The White Deer– a Tuesday Tale

From More Easy to Tell Tales.

Years ago there was a young married couple who lived in Ireland. Though they often wished for a child, in the five years they’d been married none had been born to them. The husband’s parents lived with them, and the older couple had a sorrow of their own, for the wife had been blind for 15 years.

They were quite poor together, but managed to scrape by until the potato crop failed; then starvation came to their door.

The young man knew it was up to him to save his family. So, taking up his axe (it was the only weapon he possessed), he crept over the wall that surrounded the landlord’s estate, hoping to find some game.

Now, this landlord was one of the cruel ones. He’d made it known that anyone caught hunting on his lands would be hanged, as a poacher. The young man knew the risk he was taking but felt he had no choice.

After seeking the entire day and finding nothing, the young man finally managed to corner a beautiful white deer at sunset. As he raised his axe to strike the killing blow, the deer spoke.

“Spare me!” it said, “And I will grant you one wish.”

The young man paused and shook himself, certain starvation had attacked his senses. He raised his axe again, and again the deer spoke.

“Listen,” it said. “If you kill me, you’ll be hanged as a poacher, but if you spare me your wish could save your whole family.”

And when the man still hesitated, the deer added, “You don’t have to decide right away. Go home, sleep on it, and come back at dawn. I will still be here if you want to kill me.”

In a daze, the young man climbed back over the landlord’s wall and headed for home. The first person he met was his old dad, so he stopped and told his father the whole story.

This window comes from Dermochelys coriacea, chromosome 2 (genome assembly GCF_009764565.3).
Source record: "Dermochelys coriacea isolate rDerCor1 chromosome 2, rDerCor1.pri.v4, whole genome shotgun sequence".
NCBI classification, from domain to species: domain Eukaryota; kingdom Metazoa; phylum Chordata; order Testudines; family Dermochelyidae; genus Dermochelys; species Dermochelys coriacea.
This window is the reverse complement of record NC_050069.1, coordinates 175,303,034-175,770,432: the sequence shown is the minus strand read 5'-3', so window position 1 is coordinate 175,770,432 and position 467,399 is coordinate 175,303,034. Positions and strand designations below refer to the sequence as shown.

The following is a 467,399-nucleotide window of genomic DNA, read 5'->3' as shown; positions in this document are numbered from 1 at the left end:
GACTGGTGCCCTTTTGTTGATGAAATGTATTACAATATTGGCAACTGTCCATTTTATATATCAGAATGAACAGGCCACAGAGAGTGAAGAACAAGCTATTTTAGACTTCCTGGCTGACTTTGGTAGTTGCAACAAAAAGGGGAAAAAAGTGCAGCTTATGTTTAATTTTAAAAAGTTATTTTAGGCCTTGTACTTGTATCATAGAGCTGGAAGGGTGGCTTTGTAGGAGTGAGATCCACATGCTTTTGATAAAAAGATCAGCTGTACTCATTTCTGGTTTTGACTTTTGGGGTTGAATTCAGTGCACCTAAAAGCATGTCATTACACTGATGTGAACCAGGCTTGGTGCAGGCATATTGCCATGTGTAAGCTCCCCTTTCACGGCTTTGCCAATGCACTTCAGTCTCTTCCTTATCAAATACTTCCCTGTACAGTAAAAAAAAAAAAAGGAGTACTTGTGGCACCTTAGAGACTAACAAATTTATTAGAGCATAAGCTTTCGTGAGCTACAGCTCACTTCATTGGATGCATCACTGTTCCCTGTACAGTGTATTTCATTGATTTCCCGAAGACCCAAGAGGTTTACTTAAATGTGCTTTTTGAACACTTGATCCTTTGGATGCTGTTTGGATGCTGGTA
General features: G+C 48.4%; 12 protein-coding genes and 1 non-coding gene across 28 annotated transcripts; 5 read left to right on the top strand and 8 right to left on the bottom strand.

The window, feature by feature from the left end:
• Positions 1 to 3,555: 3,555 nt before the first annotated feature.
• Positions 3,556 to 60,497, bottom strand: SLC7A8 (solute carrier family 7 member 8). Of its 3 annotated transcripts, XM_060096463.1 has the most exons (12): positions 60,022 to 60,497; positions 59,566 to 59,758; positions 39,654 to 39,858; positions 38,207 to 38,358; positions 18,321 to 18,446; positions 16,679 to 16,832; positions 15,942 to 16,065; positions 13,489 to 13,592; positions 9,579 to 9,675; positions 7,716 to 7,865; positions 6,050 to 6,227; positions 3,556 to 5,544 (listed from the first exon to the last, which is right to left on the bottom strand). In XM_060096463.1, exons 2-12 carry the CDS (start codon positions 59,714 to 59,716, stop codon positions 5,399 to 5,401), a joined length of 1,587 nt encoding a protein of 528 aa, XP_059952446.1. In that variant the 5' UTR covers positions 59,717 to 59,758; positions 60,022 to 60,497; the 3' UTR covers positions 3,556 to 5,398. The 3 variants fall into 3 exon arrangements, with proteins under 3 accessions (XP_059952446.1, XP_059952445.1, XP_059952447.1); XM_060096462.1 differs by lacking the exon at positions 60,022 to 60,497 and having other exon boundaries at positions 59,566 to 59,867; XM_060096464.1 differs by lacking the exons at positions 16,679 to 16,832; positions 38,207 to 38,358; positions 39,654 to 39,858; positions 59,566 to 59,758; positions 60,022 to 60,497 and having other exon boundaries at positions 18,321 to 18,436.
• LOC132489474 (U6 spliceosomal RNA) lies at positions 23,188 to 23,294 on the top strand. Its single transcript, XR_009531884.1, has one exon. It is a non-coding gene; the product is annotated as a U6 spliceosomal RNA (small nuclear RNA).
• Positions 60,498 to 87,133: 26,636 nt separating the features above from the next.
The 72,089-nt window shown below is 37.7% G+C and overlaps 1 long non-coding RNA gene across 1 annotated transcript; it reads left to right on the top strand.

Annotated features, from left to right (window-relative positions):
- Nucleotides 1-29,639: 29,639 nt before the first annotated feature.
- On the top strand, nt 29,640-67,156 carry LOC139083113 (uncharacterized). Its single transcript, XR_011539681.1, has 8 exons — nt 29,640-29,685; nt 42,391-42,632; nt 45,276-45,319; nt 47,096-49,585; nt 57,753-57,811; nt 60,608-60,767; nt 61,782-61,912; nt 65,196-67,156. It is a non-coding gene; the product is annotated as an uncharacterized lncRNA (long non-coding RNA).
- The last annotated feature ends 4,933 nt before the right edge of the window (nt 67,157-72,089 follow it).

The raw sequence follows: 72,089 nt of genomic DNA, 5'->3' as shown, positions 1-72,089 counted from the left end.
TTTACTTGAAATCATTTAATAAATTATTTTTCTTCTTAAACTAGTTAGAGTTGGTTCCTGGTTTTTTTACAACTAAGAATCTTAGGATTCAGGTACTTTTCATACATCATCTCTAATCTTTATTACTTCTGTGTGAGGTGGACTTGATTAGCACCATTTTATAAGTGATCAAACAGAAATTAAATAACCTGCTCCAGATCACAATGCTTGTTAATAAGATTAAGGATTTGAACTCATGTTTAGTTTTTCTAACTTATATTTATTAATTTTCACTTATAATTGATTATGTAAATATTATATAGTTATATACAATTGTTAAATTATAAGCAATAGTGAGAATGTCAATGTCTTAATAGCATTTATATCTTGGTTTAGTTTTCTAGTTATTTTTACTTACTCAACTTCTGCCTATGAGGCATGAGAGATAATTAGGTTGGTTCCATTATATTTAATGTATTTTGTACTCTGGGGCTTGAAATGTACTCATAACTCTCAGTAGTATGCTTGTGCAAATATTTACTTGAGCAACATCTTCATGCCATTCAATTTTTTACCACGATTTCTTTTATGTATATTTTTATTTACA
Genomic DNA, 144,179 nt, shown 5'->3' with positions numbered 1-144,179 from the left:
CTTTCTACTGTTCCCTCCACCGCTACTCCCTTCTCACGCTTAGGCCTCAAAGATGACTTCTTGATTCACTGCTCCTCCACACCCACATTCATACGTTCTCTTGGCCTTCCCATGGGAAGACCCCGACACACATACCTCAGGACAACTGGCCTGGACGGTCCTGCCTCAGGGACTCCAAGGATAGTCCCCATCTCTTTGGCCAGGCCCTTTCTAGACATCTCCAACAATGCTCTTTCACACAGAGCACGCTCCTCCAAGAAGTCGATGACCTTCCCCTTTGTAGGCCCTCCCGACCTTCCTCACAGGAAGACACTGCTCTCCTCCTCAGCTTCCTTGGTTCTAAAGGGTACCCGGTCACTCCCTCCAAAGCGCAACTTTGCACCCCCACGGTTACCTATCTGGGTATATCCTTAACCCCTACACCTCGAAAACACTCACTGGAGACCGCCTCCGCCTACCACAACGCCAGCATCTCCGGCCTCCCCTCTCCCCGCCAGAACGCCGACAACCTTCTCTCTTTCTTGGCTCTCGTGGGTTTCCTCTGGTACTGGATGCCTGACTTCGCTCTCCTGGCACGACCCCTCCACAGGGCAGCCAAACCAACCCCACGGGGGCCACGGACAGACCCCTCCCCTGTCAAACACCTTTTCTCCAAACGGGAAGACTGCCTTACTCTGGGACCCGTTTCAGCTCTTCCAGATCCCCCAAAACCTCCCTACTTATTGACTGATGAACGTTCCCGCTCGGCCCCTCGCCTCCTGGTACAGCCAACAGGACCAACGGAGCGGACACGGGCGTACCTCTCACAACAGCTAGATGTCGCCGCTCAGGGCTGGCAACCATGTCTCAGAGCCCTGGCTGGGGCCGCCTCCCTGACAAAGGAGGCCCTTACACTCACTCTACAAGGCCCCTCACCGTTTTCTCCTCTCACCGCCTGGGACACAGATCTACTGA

Without hesitation his father said, “Wish for gold! Gold will solve all our problems.”

The young man couldn’t really disagree, but he wanted to hear what his mother had to say as well. He found her next, and shared his story.

Without hesitation his mother said, “Wish for my sight to be restored! Surely that is more precious than gold!”

Again, the young man couldn’t quite disagree, but he’d been married long enough to remember also to seek out his wife’s opinion and counsel.

When he had found her and she’d heard the story and his parents’ responses, she said at once, “Husband, you know I love your mother, and your father, too. But all these years we have prayed for a child. Surely that is the most important wish of all!”

So the young man didn’t sleep at all that night. He could think only of the wish. How should he use it? He only had the one.

Finally, with the first light of day, he crept back over the landlord’s wall and went to the place where he had caught the deer. It was there, waiting for him.

“Have you chosen your wish?” it asked him.

“Indeed, I have.”

“Then speak it, and I will give it to you.”

The young man took a deep breath, then said, carefully and slowly, “I wish for my mother to see my wife rocking our child in its golden cradle.”

And his one wish was granted, and the family lived in contentment for many years.

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